With most countries at some stage of easing their draconian COVID-19 lockdowns, it is time to examine the future of travel and tourism. Like all future-casting, there are a few possible scenarios. Perhaps everything will follow the best-case scenario, and the travel industry will rebound fully and quickly.
More realistically, we face several years of hardship and struggle before the travel and tourism industry recovers. Of course, things can always get worse, and we would be remiss to discount the possibility of future devastation to the travel industry.
The Positive Scenario
After months of being stuck indoors, many people are looking forward to nothing more than leaving their homes and going on a grand adventure. Given that many companies suspended paid time off during periods of shelter-in-place, many employees will find themselves with vacation time to burn before the end of the year.
When coupled with money saved by avoided commuting costs and limited options for dining out, there is the potential to see a drastic increase in travel and tourism, particularly during the holiday season. If the various travel industries seize this opportunity, the coming fall and winter could see a relatively large number of travelers.
While this is dependent on the public feeling safe while traveling, some experts are suggesting a vaccine could be ready by the end of the year. Even in the absence of that, most of the travel industry has already begun to modify policies to reassure their traveling guests and protect their health. We’re also seeing rapid advances in technology for more flexibility in their business model.
The Ugly Scenario
While history has shown us that the travel industry is resilient, it also warns us of the potential for failure. Consider the demise of Trans World Airlines immediately following September 11. An interruption of normal business operations as grand as what we are currently experiencing is bound to cause a few casualties.
Globally, one in ten jobs is related to travel and tourism, so the repercussions of these failures will be felt throughout the economy. As so many people lose their income, they also lose the financial means to travel. This, in turn, reduces the number of travelers and further hurts the travel industry. The travel industry will not fully recover until this cycle can be reversed.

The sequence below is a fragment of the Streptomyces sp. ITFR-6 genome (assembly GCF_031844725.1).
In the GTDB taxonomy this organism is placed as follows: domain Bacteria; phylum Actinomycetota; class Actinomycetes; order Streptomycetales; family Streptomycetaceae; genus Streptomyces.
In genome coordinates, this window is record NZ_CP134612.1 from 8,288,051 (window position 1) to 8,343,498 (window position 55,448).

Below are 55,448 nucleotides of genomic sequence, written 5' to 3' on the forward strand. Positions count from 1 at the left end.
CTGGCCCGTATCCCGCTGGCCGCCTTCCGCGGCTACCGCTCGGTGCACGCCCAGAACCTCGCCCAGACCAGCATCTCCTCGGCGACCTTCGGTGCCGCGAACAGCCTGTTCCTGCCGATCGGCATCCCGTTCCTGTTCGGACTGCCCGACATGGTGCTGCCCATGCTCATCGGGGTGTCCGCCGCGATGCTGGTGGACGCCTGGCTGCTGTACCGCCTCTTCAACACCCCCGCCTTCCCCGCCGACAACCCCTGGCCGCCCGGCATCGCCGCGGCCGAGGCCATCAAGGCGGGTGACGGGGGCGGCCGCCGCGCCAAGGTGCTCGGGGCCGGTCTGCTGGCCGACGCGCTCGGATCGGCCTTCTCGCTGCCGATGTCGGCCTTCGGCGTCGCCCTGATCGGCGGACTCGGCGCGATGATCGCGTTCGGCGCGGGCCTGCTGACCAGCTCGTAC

Since travel is one of the biggest concerns surrounding COVID-19, it is likely to be the last industry to recover. Operators without the necessary stability and cash to operate in a modified way for at least two years will likely be lost to bankruptcy or buyout. Those who survive will have to rise from the ashes as freight rail has over the past 50 years.
The Realistic Scenario
While there is potential for a travel boom during the holidays, there are many obstacles. Airlines cannot profit while operating at 67% capacity, so they are unlikely to resume pre-COVID levels of operations before 2022. Even then, there will likely be long-term changes due to several years of unusual operating conditions.
Therefore, airlines must perform a balancing act throughout 2020. They need to prepare for recovery in a way that will allow them to meet the potentially high demands of returning travelers, while ensuring their model in the interim can withstand whatever time it may take for their passengers to return.
With COVID-19 comes the opportunity for airlines to offer new ancillary services and products to compensate for their reduced profit. Airlines may find the market ripe for convenience services that expedite the customer’s transition from airport curbs to airline seats. Perhaps airlines will better align in-flight shopping opportunities with customer demand, thereby increasing commission revenue from those sales.
Airlines will need to achieve all of this while weathering the ever-changing demands of their customers, and the uncertainty of new requirements that may come from their governing bodies. Even more challenging, they must accept and account for the disillusion of their traditional models predicting traveler behavior.